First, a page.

The general effect produced by Oxford is soothing to my mind in a high degree. Such self-contained wealth of learning, such seclusion from the stir of life, such yielding of every thing to learned honours, such architectural glory, such libraries, such lawns, such trees, such prizes held out to studious ambition, such histories of past genius, such mighty and beloved names, such costly display of taste, such approaches to what Rome was and would fain be, exist here only and at Cambridge, and more here than there. But it all strikes me as a tree whose root is dead in the earth, vast, green, and lovely, but destined to die presently. I doubt whether the glory has not already passed away. The true Oxonian spirit is that of Newman and Pusey; but it is not of the age. Such a chapel as Christ College, which has lately been repaired at an expense of $90,000, is fitted to absorb a young man in reveries, but they are of an age which cannot live again. My hopes rise beyond what I am able to report during this rapid tour, that God is working by new agencies, and a new zeitgeist
, and our new world, to bring in a new kingdom. So far from letting my intense and scarce excusable fondness for the relics of darker ages tempt me to wish them back again, or try to imitate them, I am even more filled with a sense of the gigantic progress of the modern arts and civilization. One day at the Exhibition, one day at Birmingham and Manchester, or one day on any one trunk of English railways, is worth volumes to awaken expectation. I have meditated, I trust not unusefully, amidst objects which have the odour of past ages. My reigning sentiment, after hurrying and exciting travel among the thousands of this unspeakably teeming population of Europe, is an impression that men and generations pass away like the herb of the field, but the Word of the Lord abideth forever; his kingdom is coming; his house is going up; his plan is unfolding; old traditionary things which vain man calls eternal, are crumbling; new things predicted, but not expected, are rolling in like a flood; our life and that of our children, is but a link in the great chain. I trust I can sometimes add, “ Thy kingdom come: Thy will be done."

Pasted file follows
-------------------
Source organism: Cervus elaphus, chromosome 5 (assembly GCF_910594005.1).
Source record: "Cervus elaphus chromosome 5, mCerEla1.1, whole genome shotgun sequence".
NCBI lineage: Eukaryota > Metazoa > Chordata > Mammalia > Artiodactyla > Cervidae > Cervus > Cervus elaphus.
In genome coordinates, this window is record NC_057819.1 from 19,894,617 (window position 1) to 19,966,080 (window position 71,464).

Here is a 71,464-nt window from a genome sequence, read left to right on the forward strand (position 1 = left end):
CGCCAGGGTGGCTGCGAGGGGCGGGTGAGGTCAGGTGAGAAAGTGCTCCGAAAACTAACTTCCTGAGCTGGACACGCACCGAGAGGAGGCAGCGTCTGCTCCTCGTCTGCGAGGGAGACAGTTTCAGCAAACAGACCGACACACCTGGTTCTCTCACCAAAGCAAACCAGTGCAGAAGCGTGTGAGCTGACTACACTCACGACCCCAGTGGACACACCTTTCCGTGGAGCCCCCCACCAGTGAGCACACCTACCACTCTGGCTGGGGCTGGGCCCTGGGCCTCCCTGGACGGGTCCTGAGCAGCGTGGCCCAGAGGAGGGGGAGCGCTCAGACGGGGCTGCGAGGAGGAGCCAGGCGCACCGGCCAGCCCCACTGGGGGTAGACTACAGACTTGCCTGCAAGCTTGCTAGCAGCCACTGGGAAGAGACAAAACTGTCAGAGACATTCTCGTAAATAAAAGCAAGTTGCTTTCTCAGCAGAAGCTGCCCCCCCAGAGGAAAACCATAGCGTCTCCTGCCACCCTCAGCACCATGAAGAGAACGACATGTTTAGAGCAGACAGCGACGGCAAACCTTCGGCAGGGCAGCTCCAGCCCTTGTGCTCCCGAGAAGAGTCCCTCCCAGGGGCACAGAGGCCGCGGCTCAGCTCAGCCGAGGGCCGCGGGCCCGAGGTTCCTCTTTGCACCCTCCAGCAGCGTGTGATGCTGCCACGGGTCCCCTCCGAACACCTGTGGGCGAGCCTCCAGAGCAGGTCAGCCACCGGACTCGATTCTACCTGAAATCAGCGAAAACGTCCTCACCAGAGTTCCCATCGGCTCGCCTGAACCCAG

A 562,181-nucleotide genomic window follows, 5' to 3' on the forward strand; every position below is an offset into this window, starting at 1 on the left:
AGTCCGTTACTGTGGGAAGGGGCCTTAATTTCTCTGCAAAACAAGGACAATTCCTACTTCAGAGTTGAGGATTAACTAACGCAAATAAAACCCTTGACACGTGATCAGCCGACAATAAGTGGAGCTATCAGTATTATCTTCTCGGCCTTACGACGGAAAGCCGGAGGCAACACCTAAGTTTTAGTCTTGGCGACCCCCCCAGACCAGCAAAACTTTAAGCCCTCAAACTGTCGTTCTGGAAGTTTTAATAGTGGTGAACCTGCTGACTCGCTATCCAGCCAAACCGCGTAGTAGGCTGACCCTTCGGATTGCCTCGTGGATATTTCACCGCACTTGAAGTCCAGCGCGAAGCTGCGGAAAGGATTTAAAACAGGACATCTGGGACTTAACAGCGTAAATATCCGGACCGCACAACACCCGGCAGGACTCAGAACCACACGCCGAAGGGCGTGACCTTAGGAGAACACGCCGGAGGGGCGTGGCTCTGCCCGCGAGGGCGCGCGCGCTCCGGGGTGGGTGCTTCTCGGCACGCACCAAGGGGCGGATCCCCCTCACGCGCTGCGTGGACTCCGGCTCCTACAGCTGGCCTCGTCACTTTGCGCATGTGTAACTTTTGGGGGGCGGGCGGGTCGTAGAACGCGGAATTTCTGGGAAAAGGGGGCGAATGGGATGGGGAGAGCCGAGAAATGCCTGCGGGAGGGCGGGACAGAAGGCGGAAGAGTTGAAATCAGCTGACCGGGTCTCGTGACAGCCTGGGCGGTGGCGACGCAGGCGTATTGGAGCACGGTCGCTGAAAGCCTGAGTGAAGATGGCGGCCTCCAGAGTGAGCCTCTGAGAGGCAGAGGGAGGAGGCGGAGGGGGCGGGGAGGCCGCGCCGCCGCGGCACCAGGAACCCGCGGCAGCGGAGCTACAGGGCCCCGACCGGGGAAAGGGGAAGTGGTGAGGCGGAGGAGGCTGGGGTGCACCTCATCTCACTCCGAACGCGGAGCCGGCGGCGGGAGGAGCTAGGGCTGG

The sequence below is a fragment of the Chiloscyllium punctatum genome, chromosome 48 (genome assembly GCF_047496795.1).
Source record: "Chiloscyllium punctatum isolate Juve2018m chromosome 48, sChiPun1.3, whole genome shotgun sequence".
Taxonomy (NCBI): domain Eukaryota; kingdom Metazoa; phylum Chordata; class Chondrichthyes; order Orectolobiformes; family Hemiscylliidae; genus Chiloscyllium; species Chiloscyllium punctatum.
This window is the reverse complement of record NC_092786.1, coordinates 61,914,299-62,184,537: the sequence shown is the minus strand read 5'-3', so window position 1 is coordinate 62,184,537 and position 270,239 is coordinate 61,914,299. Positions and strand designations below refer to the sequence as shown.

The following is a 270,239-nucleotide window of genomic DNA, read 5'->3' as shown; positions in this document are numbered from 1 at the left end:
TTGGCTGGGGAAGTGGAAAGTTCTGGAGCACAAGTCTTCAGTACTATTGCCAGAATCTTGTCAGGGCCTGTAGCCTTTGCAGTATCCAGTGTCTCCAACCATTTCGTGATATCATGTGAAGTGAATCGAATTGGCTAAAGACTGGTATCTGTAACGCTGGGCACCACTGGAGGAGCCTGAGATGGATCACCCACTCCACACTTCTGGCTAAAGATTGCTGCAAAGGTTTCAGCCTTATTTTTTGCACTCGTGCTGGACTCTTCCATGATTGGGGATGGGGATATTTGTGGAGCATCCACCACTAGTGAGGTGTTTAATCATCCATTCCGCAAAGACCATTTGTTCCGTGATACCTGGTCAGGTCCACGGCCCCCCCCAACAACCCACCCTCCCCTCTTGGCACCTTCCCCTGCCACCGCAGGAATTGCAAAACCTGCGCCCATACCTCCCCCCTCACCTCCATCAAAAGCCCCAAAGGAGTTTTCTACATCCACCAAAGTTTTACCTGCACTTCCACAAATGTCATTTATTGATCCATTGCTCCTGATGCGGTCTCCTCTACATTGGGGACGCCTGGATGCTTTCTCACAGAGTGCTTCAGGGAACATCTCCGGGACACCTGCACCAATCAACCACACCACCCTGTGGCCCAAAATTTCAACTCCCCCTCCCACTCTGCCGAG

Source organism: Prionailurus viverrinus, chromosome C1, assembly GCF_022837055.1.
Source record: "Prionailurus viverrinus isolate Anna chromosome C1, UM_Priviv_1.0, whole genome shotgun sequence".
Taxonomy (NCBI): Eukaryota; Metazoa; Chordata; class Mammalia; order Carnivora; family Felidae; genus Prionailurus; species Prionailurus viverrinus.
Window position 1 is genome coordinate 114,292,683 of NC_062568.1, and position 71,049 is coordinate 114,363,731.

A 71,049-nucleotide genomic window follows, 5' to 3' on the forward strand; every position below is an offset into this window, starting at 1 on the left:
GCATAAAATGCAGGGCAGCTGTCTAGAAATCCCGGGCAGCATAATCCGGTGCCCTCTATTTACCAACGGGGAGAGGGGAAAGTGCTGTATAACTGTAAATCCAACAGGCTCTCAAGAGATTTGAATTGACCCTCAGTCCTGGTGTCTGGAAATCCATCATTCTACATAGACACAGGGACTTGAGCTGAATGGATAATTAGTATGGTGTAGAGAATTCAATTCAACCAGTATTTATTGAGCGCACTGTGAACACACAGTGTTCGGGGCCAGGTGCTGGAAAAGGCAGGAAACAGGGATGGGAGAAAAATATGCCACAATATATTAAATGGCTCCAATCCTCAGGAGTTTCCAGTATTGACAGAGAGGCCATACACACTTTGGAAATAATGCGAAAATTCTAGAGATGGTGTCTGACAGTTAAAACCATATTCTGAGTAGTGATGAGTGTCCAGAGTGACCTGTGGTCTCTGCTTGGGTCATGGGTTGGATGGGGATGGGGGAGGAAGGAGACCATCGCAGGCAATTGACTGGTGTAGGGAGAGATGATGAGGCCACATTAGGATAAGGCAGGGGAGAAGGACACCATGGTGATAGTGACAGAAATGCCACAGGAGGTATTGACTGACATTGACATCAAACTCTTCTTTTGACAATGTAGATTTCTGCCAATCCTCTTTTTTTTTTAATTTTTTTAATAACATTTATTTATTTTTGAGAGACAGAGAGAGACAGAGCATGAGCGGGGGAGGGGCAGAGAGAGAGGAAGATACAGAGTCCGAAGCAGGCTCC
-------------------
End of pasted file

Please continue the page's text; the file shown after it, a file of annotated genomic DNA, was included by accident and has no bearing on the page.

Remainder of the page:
1 Dr. Routh nearly completed his century, dying December 22, 1854. 2 Dr. Alexander left Oxford September 26th, arrived the same day at.
Birmingham-on the 27th passed on to Liverpool. Here he heard Mr. McNeile, whom he places with Dr. Cook, of Belfast, as “by a long way the most eloquent men I have heard in these climates." On the first of October he embarked on the steamer Atlantic, Captain West. On the 12th (Sunday) he and Bishop Otey preached in the saloon. After a stormy run, the steamer reached New York October 15th, and the same evening Dr. Alexander joined his family at Princeton.
LETTERS WHILE PASTOR OF FIFTH AVENUE
CHURCH, NEW YORK.
PRINCETON, October 18, 1851. I WRITE more to stay my mind during hours of waiting than to communicate much. My father seems to grow weaker. He believes himself to be on his death-bed, and this more than any symptoms of a grave character makes us apprehend the same. I think his perception and judgment greater than in any moment of his life. “An endless train of minute arrangements have occupied his mind, each of which he has settled in the most summary way. He says his views are what they have always been; that he has never feared to die; that he has never seen so proper a time to die; that all his prayers have been answered; that he has no ecstasy but assured belief; and that no one should pray for his recovery.
He says his views of God's goodness are expressed by“HOW MARVELLOUS is thy loving-kindness, &c." Every one of us, even my dear mother, feels most calm when nearest to the scene of suffering. The affairs of the Church employ far more of my father's words than any family concerns. He talked an hour with me on the prospects of the truth in Scotland. The whole tone of his discourse is free from what John Livingston calls “ shows,” being precisely what it always was—passing with childlike ease from the settling of a bill to the grace and glory of the gospel. He said, “ I have this morning been reviewing the plan of salvation, and assuring myself of my acceptance of it. I am in peace. The transition from this world to another, so utterly unknown, is certainly awful, and would be destructive, were it not guarded by Christ; I know he will do all well.”
My father, with an authority which no one could parley with,